Lead & Copper in Water

Madison's ground water supply does not contain significant amounts of naturally occurring lead or copper. The corrosive nature of water, however, can dissolve or corrode lead and copper through water contact with water service lines, interior pipes and plumbing fixtures.

Therefore, it is important for property owners to determine if these metals exist within the premise plumbing and, if they do, their effect on the quality of the water. All privately-owned plumbing systems and water-related appliances are the responsibility of the property owner to service and maintain.

Replacing Lead Water Service Lines

Madison was the first major city in the country to launch a full Lead Service Replacement Program. Since 2000, Madison Water Utility has worked to replace all known lead water service lines in the city -- more than 8,000 in all -- with much safer copper.

Although the successful program has largely been completed, lead services are still occasionally discovered, usually when a property changes hands. If you have a lead water service, you may be eligible to receive a rebate covering half the cost of replacement up to $1,500. Call our general administrative number at (608) 266-4651 or email water@madisonwater.org for more information.

Replacing Lead Service Graphic

Lead-Containing Plumbing Fixtures 

Lead can also be found in interior pipes (rare) and some plumbing fixtures (more common). If you are concerned that your plumbing system may be adding lead to your water, you should have the water tested by a certified drinking water laboratory. Proper sampling is required to obtain a valid result and it is recommended that you collect at least two samples: one stagnant water sample, taken after water has sat within the system overnight or while away from the home during the day, and a second flowing water sample, taken after normal water use. (Note: A single test for lead level in drinking water may not be representative of the level at all times or of the average level over time.)

You can contact one of the following certified drinking water labs for additional information on recommended sampling procedures, pricing, and to obtain sample kits:

  • WI State Lab of Hygiene, 2601 Agriculture Drive, Madison, WI 53707, Call (608) 224-6202 or visit www.slh.wisc.edu for more information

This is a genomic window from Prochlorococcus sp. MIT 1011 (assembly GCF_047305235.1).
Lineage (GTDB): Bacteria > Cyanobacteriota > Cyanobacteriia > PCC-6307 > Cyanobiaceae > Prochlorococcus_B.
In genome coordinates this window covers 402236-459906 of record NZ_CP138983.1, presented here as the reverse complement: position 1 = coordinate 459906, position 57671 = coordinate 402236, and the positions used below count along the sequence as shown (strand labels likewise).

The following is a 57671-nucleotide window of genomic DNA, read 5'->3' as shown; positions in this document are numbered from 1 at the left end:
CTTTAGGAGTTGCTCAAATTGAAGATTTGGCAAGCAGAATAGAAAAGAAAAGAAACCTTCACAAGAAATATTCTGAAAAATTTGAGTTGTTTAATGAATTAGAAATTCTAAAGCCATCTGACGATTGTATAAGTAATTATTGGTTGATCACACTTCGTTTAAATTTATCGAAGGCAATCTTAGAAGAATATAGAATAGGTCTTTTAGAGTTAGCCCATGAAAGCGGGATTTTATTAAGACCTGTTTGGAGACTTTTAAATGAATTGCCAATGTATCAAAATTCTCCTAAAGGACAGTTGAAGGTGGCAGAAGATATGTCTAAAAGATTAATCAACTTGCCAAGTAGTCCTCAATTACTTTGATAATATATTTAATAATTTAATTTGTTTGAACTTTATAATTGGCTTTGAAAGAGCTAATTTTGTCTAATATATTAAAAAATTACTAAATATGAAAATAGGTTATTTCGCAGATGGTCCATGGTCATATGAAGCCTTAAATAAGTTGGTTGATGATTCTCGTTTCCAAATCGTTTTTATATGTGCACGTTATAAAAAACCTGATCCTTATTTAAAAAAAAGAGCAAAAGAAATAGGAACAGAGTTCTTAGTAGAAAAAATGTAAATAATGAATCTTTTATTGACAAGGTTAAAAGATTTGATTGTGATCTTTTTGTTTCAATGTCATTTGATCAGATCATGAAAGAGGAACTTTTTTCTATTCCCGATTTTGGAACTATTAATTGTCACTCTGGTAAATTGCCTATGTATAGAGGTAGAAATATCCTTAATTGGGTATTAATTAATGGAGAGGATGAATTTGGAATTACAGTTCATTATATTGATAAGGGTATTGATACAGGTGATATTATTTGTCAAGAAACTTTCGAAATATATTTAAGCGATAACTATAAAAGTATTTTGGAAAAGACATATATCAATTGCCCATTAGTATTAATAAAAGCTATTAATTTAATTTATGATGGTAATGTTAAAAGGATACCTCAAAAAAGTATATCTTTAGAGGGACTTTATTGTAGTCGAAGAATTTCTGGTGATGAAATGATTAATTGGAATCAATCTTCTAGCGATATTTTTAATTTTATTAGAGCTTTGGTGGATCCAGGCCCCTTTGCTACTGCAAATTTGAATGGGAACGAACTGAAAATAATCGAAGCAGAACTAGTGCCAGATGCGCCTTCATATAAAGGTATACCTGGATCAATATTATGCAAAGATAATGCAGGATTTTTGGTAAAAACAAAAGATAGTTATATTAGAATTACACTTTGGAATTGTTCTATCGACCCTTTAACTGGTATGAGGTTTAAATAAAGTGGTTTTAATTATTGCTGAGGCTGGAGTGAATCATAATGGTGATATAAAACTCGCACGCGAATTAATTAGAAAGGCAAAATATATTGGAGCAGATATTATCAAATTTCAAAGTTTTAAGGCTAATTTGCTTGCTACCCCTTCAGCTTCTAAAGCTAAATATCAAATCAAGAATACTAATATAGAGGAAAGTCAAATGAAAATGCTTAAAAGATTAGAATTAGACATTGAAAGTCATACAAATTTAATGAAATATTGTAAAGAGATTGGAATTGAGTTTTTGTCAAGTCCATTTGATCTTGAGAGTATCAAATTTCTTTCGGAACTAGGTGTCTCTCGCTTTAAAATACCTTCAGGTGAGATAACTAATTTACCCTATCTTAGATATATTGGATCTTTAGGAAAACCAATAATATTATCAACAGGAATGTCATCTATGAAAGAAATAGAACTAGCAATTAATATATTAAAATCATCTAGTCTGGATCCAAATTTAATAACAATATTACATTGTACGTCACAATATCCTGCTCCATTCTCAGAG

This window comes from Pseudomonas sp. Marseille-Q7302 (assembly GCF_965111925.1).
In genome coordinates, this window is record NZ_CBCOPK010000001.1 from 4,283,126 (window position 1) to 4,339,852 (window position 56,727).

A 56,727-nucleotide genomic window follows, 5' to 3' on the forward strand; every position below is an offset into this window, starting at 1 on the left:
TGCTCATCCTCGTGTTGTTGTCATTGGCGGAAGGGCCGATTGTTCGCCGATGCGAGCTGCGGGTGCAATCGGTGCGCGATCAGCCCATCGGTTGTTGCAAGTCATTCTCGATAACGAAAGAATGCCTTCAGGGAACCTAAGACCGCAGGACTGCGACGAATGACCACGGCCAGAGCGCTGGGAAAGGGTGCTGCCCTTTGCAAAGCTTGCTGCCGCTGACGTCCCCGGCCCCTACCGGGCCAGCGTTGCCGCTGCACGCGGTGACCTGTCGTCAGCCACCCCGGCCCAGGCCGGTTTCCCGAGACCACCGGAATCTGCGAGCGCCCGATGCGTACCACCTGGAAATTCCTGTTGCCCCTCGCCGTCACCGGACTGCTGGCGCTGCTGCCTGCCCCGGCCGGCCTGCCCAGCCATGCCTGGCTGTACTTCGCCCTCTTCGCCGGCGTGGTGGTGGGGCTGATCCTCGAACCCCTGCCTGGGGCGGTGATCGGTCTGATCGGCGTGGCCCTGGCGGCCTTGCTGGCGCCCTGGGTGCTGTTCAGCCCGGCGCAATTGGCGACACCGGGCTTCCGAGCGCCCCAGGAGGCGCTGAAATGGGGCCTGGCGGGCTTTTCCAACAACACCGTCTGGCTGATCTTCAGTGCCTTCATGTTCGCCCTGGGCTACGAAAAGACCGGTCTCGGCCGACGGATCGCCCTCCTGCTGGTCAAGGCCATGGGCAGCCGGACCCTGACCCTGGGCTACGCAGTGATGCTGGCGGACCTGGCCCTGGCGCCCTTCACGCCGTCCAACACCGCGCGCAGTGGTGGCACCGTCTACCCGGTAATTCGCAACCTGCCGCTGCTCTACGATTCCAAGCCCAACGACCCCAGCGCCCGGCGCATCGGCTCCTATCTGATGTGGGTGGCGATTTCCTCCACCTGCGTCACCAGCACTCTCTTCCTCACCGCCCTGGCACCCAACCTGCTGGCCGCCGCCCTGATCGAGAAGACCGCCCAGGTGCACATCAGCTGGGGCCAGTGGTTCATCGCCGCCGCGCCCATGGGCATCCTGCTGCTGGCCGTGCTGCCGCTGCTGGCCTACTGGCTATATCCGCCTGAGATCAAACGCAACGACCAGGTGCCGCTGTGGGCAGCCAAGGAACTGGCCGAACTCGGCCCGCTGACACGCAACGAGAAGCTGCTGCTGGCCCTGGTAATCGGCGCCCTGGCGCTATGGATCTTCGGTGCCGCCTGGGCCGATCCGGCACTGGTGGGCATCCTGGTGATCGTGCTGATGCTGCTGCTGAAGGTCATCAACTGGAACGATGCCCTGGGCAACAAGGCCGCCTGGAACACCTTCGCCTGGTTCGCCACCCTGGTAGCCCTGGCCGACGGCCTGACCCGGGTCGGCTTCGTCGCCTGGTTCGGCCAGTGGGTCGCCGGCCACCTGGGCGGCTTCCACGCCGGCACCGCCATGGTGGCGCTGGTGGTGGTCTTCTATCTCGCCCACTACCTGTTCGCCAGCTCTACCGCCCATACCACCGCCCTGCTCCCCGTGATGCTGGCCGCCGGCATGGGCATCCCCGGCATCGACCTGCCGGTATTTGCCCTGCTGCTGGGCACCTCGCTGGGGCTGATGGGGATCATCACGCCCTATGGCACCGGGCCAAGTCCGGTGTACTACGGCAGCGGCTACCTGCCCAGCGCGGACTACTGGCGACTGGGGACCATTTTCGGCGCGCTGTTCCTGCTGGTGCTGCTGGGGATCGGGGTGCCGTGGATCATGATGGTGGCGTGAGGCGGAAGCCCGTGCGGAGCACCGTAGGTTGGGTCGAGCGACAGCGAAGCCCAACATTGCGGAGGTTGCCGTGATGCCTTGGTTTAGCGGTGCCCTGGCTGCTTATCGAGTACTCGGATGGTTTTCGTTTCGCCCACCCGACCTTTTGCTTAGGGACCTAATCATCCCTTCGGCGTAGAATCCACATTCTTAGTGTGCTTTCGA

• Public Health Madison & Dane County, 2300 S. Park Street #2010, Madison, WI 53713, call (608) 243-0357, or visit www.publichealthmdc.com for more information 

Find out more about how to identify lead water pipes and steps you can take to make your water safer.

Lead & Copper Rule Sampling

Based on our recent lead & copper test results, Madison Water Utility is on reduced monitoring. This schedule requires monitoring for lead and copper at 50 instead of 100 homes, with testing occurring every three years instead of every year. The next round of sampling will take place in 2026. Results from the last five rounds of sampling are linked and listed in the chart below.

Monitoring Year90th Percentile Lead (ppb)*90th Percentile Copper (ppb)*
2011 (summary)3.0172

*90% of water sample results were at or below this level; ppb – parts per billion

Reducing Lead Exposure Risk

Elevated levels of lead can cause serious health problems, especially for pregnant women and young children. While Madison Water Utility has removed all known lead services, we do not control the materials found in household plumbing systems and/or components. Some faucets, fixtures, and pipes in your house might contain lead. The longer water has been sitting in the plumbing system, the more lead it may contain. To further reduce risks of lead exposure:

  • Always use the cold water tap to draw water for drinking, cooking or preparing infant formula. 
  • Run the tap until the water becomes noticeably colder.  This action will ensure the water is coming from the water main rather than water that has been sitting unused in the internal pipes of the home.
  • Replace any plumbing fixtures that may contain lead.  Faucets, fittings, and valves installed before 2015 may contain up to 8% lead including those that were advertised or labeled as “lead-free”.
  • If water tested from your home has elevated lead, you may want to consider purchasing a water filter.  Read the package to be sure the filter is certified to reduce lead or contact NSF International (www.nsf.org).
  • Find more information at www.epa.gov/safewater/lead.

Contact Madison Water Utility at (608) 266-4654 if you have additional questions.

Was this page helpful to you?